Cash withdrawal TDS, implications of Cash Withdrawal TDS, Tax Deducted at Source, Ebizfiling

Cash withdrawal TDS: A complete guide

Introduction

Cash withdrawal TDS or Tax Deducted at Source on cash withdrawals is a provision introduced in the Finance Act of 2020 to discourage cash transactions and promote digital payments. The government aims to track high-value cash transactions and curb tax evasion with this provision. This article explains the TDS on Cash Withdrawals, how it works, and who is liable to pay it.

What is Cash Withdrawal TDS?

Tax deducted at Source on Cash withdrawal is a tax deducted at source when a person withdraws cash from their bank account. This provision is applicable to individuals, Hindu Undivided Families (HUFs), and firms. The government has set a limit of Rs. 1 crore for cash withdrawals in a financial year. If a person withdraws more than this amount, the bank deducts 2% Tax deducted at Source on the excess amount.

How does Cash Withdrawal TDS work?

When a person withdraws cash from their bank account, the bank deducts the Tax if the withdrawal amount exceeds Rs. 1 crore. For example, if a person withdraws Rs. 1.5 crore from their bank account, the bank deducts 2% TDS on the excess amount of Rs. 50 lakh. The Tax Deducted at Source amount is then deposited with the government on behalf of the person.

Who is liable to pay Cash Withdrawal TDS?

The liability to pay Tax deducted at Source on Cash Withdrawal on the bank where the person holds the account. The bank deducts the tax and deposits it with the government on behalf of the person. However, the person can claim a refund of the TDS amount if they have paid more tax than their actual liability.

The implications of Cash Withdrawal TDS

Tax deducted at Source on Cash withdrawal has several implications for taxpayers and the economy as a whole. Some of the key implications of Cash Withdrawal TDS are discussed below:

  1. Reduction in the use of cash: Cash withdrawal TDS is aimed at reducing the use of cash in the economy and promoting digital transactions. This is expected to reduce the incidence of black money and improve tax compliance.
  2. Increased compliance burden: Tax Deducted at Source on cash withdrawal imposes an additional compliance burden on taxpayers as they need to ensure that the tax is deducted and deposited by the bank or post office. Failure to comply with TDS provisions can attract penalties and interest.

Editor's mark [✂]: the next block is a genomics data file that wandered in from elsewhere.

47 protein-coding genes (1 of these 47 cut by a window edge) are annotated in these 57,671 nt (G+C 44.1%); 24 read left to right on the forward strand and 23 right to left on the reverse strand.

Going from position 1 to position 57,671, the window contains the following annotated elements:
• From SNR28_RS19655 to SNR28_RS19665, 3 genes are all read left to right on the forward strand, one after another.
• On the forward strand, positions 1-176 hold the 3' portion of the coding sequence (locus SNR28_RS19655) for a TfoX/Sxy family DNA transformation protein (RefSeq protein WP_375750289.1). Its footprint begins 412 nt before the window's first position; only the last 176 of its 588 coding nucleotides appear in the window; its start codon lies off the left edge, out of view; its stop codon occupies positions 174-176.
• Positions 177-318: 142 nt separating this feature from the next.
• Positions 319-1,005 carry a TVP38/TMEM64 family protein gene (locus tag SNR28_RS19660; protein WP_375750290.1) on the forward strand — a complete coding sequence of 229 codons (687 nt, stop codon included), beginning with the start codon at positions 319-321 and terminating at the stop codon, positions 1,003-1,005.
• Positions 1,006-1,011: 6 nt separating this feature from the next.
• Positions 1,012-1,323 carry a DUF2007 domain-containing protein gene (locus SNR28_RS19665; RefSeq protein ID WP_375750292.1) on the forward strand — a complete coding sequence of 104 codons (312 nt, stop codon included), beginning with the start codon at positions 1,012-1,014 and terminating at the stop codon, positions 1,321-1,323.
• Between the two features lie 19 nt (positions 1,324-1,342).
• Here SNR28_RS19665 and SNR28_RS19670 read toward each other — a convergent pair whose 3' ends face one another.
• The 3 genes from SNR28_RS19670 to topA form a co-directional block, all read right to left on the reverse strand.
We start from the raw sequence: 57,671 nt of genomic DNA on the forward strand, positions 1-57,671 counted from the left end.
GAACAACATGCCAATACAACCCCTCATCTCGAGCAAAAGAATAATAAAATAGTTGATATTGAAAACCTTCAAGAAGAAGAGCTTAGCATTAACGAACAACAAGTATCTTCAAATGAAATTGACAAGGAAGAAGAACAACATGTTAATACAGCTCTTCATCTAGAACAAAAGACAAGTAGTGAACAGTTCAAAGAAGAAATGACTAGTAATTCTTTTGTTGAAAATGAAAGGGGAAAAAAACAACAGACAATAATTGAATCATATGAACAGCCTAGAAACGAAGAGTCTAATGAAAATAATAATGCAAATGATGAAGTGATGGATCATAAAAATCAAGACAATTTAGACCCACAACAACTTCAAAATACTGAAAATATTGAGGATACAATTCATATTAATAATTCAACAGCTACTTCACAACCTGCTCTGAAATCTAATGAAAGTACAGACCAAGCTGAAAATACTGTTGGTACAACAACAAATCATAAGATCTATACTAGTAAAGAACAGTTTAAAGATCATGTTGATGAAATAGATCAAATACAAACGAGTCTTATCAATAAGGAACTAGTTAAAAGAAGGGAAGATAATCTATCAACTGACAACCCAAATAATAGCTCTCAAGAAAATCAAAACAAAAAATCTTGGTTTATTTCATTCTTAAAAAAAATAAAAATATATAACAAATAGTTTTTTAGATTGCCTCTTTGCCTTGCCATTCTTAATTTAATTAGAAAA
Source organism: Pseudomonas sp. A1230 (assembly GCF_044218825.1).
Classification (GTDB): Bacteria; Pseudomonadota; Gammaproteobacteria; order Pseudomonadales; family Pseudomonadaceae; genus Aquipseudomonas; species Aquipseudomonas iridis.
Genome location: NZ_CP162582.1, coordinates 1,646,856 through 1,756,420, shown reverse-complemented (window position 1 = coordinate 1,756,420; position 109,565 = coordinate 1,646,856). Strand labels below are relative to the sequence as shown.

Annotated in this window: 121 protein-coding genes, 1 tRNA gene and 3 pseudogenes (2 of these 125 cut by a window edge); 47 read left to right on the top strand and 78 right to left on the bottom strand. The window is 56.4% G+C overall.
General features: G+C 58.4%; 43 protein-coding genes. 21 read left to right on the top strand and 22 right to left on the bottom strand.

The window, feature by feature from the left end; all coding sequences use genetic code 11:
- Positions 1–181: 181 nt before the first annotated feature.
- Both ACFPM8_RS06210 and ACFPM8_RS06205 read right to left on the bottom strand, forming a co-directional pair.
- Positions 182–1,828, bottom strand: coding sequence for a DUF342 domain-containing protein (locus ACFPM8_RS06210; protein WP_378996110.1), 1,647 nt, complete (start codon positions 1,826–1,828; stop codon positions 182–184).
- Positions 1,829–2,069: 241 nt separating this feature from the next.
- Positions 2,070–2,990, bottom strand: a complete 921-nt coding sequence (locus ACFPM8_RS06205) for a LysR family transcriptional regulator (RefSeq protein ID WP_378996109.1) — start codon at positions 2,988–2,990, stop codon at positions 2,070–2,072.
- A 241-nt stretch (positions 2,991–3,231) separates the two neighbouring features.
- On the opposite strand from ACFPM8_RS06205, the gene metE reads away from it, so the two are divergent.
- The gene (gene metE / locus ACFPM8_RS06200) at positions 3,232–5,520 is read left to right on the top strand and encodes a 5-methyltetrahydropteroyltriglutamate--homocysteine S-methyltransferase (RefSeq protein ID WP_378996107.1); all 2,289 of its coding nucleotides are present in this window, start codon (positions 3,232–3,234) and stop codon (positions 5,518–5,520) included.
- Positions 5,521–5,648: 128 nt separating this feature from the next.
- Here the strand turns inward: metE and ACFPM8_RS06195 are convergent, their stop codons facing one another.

3. Impact on cash-intensive businesses: Cash-intensive businesses such as real estate and jewellery may be impacted by cash withdrawal as they often deal in large amounts of cash. This could affect their cash flow and profitability.
  4. Impact on banks and post offices: Tax deducted at Source on Cash withdrawal places an additional responsibility on banks and post offices to deduct the tax and remit it to the government. This could increase their compliance costs and administrative burden.

Exceptions to Cash Withdrawal TDS

There are certain exceptions to the TDS on cash withdrawals. The following transactions are not liable for TDS:

 

  1. Withdrawals made by the government, banks, or financial institutions.
  2. Withdrawals are made by certain categories of taxpayers, such as agricultural income earners, non-residents, and certain charitable institutions.
  3. Withdrawals are made for a specific purpose, such as for the treatment of a serious illness, higher education, or marriage.

Conclusion

In conclusion, Tax deducted at Source on Cash Withdrawal is a provision introduced by the government to discourage cash transactions and promote digital payments. The TDS is deducted at the rate of 2% if the cash withdrawal amount exceeds Rs. 1 crore in a financial year. The liability to pay Tax Deducted at Source is on the bank, and the person can claim a refund if they have paid more tax than their actual liability. However, there are certain exceptions to TDS on Cash Withdrawal, such as withdrawals made by the government, certain categories of taxpayers, and for specific purposes. It is essential to be aware of these provisions to avoid any penalties or legal consequences.

Suggested Read – TDS on Life Insurance Policies

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Pallavi is an ambitious English Literature student with a profound knowledge of content writing. Her SEO skills complement her content writing profile. She has a strong interest in expanding her set of skills by reading and learning. She is eager to experiment with creative writing styles while maintaining strong and informational content.

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